nikki moore

tayloring a discussion…

In Subjection, what is philosophy? on June 25, 2009 at 5:20 pm

i am reading ‘overcoming epistemology’ by charles taylor

primarily, because it was suggested, but also because there is something in his work, in his talks, that makes me want to squint my eyes and back up.  it may be his radiant clarity, his way of slicing through and focusing beams that makes me sweat and search for shade and shadows…  

in this 17 page piece (it may be a chapter of a larger work?  i just have a photocopy of this section…) taylor walks us through recent moves away from epistemology, highlighting the way that representational thinking has played a role in this same demise.  representation, epistemology and foundationalism seem to be a stake for taylor, to varying degrees of interest and rejection.  

while the discussion on representation is an interesting one (one attentively addressed by Gilles Deleuze for the french school in Difference and Repetition) i would like to more carefully read the last 3 pages of Taylor’s article, taking up his call for discussion or, in his words a ‘dispute to be fought…’  

this ‘dispute’ turns on two taylor-made paradigms.  one, the heideggerian lineage taylor sees himself as inheriting or ascribing to, the other, the ways in which foucault, derrida and others have taken this lineage in directions taylor disagrees with. (already i can hear derrida’s discussions on brotherhood, paternity and inheritance, as they were taken up with Searle and Carl Schmitt’s work, separately). since taylor poses what could be a call for discussion between these two  heideggerian progeny as something that needs military terminology, we can assume the stakes are very very high in his mind.  i would like to suggest that this is due to a misreading of heidegger, derrida and foucault together.  let’s see if i can trace this out in what follows:

earlier in the article, taylor looks to heidegger as an alternative to epistemology, articulating Dasein as being-in-the-world, or in other words, always situated, he writes:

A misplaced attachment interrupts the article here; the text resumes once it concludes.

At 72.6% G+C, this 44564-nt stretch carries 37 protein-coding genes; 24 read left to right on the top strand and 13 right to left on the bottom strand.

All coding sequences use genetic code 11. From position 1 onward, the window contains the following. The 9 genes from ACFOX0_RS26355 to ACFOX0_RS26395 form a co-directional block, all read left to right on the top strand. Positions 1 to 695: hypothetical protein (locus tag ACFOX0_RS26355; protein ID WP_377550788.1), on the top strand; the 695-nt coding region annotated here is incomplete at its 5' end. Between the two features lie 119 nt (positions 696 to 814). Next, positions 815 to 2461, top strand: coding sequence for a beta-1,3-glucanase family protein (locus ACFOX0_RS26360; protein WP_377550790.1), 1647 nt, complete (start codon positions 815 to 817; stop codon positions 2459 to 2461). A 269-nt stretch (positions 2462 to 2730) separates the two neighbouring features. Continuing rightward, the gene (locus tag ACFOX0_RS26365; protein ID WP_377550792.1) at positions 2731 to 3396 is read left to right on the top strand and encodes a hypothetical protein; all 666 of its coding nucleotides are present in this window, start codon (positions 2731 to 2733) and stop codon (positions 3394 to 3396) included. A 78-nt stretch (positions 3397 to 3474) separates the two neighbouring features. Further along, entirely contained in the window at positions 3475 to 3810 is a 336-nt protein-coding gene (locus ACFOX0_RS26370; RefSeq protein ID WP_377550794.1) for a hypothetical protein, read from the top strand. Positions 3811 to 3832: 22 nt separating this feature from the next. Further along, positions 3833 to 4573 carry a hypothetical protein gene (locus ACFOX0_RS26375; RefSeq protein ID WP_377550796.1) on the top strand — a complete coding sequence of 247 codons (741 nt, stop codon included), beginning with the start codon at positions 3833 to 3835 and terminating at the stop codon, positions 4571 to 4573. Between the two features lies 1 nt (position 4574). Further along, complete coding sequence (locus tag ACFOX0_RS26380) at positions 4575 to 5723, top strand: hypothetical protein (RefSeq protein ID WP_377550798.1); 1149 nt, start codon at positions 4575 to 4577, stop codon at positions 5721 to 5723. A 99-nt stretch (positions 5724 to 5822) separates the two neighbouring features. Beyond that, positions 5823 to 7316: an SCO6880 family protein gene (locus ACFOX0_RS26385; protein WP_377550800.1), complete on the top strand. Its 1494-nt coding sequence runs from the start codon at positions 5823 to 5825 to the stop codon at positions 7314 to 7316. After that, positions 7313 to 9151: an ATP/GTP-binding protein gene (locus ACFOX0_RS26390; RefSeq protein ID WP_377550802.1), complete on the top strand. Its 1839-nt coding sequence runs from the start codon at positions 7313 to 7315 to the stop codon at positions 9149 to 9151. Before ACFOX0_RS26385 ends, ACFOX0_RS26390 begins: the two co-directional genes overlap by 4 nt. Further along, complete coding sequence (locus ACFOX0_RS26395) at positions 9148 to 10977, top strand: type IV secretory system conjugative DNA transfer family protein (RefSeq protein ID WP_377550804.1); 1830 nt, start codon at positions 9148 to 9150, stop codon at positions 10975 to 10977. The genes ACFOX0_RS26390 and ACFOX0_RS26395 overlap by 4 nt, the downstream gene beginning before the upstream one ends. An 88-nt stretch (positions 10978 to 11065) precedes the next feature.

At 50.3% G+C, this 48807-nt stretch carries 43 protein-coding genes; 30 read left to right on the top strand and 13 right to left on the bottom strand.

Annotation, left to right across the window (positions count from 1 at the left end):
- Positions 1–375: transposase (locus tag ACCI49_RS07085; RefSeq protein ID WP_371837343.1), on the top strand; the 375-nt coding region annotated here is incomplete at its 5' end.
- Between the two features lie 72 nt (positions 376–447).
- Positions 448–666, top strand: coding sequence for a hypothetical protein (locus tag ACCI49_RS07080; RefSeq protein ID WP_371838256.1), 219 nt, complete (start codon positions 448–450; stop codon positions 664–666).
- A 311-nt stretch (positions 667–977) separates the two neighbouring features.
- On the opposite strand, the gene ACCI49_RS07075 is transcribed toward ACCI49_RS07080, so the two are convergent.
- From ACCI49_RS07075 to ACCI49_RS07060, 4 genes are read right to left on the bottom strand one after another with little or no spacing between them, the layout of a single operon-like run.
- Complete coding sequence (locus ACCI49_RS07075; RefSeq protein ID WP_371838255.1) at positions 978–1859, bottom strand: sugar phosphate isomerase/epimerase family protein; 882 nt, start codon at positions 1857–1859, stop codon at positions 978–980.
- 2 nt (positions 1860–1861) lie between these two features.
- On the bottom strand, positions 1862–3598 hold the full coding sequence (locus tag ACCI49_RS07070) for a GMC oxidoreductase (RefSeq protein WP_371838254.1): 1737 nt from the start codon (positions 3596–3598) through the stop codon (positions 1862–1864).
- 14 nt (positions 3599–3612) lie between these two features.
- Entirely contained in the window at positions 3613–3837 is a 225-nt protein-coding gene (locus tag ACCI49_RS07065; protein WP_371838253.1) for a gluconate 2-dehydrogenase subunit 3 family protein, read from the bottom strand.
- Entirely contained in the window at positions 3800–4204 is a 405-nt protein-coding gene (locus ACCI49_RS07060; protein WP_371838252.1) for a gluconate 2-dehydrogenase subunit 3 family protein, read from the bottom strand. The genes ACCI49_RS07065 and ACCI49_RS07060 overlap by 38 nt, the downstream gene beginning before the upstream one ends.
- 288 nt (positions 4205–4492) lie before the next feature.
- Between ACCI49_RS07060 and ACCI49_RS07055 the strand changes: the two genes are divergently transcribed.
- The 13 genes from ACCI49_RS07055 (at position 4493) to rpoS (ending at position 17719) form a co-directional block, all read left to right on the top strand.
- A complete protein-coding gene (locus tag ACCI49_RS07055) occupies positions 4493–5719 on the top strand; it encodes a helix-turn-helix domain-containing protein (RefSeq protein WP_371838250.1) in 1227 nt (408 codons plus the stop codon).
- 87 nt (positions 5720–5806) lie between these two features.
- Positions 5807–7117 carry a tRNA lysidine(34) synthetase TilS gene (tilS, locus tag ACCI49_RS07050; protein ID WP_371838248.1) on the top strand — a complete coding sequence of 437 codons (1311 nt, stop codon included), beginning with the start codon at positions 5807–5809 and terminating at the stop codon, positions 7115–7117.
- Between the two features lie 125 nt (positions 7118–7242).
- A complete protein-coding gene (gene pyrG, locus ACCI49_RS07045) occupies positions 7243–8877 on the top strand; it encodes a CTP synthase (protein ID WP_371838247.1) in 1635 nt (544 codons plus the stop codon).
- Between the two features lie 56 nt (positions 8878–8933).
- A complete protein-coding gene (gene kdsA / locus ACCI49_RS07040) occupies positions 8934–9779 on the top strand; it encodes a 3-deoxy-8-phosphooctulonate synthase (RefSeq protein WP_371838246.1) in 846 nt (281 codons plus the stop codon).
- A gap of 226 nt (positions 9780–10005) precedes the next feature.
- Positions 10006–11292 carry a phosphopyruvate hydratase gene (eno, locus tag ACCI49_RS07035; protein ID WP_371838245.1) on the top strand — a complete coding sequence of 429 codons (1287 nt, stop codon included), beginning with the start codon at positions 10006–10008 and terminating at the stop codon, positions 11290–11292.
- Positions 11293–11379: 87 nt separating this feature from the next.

what reflection in this direction would entail is already fairly well known.  it involves, first, conceiving reason differently, as including – alongside the familiar forms of the enlightenment – a new department, whose excellence consists in our being able to articulate the background of our lives perspicuously.  Taylor, p. 15

it is at this proposed binary pairing and opposing of ‘background’ and ‘lives’ that i would like to begin to outline a different reading of heidegger, foucault and derrida… one which might ease taylor’s call to battle, one which calls him to read the above again with less of simplifying eye.  beginning with heidegger, as taylor did, and taking into account taylor’s professedly moral concern for ‘situated freedom and the roots of our identity in community’, i would like to call up heidegger’s discussion of authenticity and inauthenticity in Being and Time.  all too quickly, authenticity and inauthenticity are modes of being-in-the world, for heidegger.  in Dasein’s average everydayness, he or she is enmeshed in the ‘they’, the chatter of the masses, the gossip of life lived inauthentically and fully among others: this is, for heidegger, inauthenticity.  authenticity, in contrast, comes from ‘the call of conscience’ it induces a move out of the ‘they’ into authentic historical Being-in-the-World, into quietude, into the stillness of the ‘clearing’.  what calls, what Dasein is called to is the ability to choose, and more pointedly to choose one’s destiny as someone who chooses.  while heidegger endlessly protests that inauthenticity and the ‘they’ are not derogatory states, or terms if you aren’t hearing community versus the ‘free’ individual in this description, i am not writing loud enough.   Being and Time ends with a quite terrifying and dramatic call to answer the call of conscience, to embrace one’s destiny as an historic people… we’ve seen how heidegger answered the call, picked up the phone… (Avital Ronell brilliantly wonders, in her seminal work The Telephone Book, what is it to answer a call, how to know who is calling, and how many who’s are on any given line, and most specifically – what if heidegger answered the wrong call when he took up the phone with the SS on the line?) and there is much more to pursue here, at another time.  but right now, back to this tayloring process, the point to be made among many is that for heidegger, mit-dasein, being-with, or even by extension, being-together in community is not the affair of one in ‘situated freedom…’ with ‘…roots of identity in community’.  it is only in those who have come after heidegger – jean-luc nancy in particular – who have taken heidegger’s being-with out of heidegger’s framework and into something taylor might recognize as community.  what is required to do this work, to find community out of mit-sein is to look again, and closely, at inauthenticity.  at the ‘they’… at those who do not speak in their own voice…, who are engulfed in the production of chatter…